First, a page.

5% GST on solar panels not to hurt renewable energy sector: report
A likely decision by the GST Council to levy 5% tax on solar panels instead of 18% proposed earlier could mean only a marginal rise of 4% in solar power projects cost, said a Bridge to India report
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New Delhi: A likely decision by the powerful federal indirect tax body, the Goods and Service Tax (GST) Council, to levy 5% tax on solar panels instead of 18% proposed earlier could mean only a marginal rise of 4% in solar power projects cost on account of bringing the item under taxation, said consulting firm Bridge to India (BTI) in a note on Monday.
Reducing tax exemptions is one of the underlying principles of GST. The 5% tax rate on solar panels would effectively mean that bringing panels under the tax net will not hurt the flourishing sector – something that the solar power industry feared last week. The solar industry had so far enjoyed tax exemption.
Last week, BTI had said that the GST Council’s decision to set 18% tax rate for solar modules as compared to a present effective rate of zero will increase overall project costs by about 12%. It had also said that the new rates would hit more than 10 gigawatt of ongoing utility scale solar power projects and pose a threat to their viability.
However, union revenue secretary Hasmukh Adhia tweeted on Sunday saying that all solar equipment and their parts will attract only 5% GST, indicating that the GST Council meeting on 3, June, is likely to make the change in the schedule of tax rates.
The schedule of tax rates that the council uploaded in the website of Central Board of Excise and Customs on 18 May said that the list will be subject to further vetting during which it may undergo some changes.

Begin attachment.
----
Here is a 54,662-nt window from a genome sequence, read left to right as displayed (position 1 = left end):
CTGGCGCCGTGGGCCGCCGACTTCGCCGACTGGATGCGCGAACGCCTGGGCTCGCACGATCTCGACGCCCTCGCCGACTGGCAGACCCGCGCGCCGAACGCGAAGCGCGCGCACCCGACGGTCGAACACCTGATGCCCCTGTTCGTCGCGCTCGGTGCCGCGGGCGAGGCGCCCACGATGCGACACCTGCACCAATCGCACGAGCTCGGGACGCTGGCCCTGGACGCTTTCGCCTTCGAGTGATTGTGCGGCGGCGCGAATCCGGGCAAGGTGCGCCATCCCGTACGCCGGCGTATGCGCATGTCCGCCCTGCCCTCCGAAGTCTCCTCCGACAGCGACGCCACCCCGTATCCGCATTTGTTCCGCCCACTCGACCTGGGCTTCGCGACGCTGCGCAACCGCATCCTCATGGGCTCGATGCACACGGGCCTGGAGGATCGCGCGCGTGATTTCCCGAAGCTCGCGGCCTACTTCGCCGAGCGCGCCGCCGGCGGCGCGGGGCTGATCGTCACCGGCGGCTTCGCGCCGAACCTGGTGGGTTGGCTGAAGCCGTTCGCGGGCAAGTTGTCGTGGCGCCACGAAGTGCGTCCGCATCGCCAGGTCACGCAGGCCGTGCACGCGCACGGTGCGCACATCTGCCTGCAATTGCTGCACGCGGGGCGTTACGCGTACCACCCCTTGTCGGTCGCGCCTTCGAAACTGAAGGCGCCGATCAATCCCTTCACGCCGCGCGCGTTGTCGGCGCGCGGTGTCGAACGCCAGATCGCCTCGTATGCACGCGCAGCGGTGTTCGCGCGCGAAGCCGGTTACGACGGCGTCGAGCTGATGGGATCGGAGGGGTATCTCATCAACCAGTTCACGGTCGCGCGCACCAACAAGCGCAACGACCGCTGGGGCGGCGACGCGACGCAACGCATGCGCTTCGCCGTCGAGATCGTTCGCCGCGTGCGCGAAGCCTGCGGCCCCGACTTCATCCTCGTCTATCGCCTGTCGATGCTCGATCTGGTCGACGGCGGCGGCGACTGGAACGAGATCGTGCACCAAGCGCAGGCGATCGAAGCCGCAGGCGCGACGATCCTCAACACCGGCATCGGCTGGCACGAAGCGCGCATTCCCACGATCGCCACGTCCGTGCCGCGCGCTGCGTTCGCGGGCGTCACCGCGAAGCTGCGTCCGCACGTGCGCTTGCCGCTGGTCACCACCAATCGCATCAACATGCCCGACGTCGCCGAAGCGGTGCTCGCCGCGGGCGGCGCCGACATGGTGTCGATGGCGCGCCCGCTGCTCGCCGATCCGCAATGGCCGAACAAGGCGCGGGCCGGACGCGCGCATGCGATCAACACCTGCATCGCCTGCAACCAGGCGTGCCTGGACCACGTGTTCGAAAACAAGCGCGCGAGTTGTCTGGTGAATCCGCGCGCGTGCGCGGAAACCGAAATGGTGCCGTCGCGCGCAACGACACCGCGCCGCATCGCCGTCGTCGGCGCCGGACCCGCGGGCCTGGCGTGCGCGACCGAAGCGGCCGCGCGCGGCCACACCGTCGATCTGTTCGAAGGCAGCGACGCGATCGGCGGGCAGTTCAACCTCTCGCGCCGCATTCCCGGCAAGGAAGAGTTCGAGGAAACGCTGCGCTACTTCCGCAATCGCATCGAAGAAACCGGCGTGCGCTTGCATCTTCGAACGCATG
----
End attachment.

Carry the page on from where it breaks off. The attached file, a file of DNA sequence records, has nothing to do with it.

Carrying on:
In its latest note on Monday, BTI said the now, “total project capital cost is likely to rise by about 4% as against 10-12% envisaged earlier”.
“Revised rate structure will not have any material negative impact on the industry and will allow project developers to proceed with construction,” said BTI, but added that the union ministry of new and renewable energy (MNRE) needs to still play a hands-on advisory role for all affected entities to ensure smooth transition for the industry.
BTI stressed that some developers may still file compensation claims but many of them might simply absorb the additional burden to avoid scrutiny of sensitive commercial information.
“5% GST rate for solar modules sounds reasonable and consistent with government guidance leading up to the rates announcement,” it added.
The consulting firm explained that the new tax regime will result in effective rate of indirect taxes to go up from zero to 5% on solar modules and around 3% on engineering and construction services.
“Impact on inverters is still not clear,” it added.
India has an ambitious solar power target of 100 GW by 2022. At present, India has 12.28 GW of grid connected solar power installed.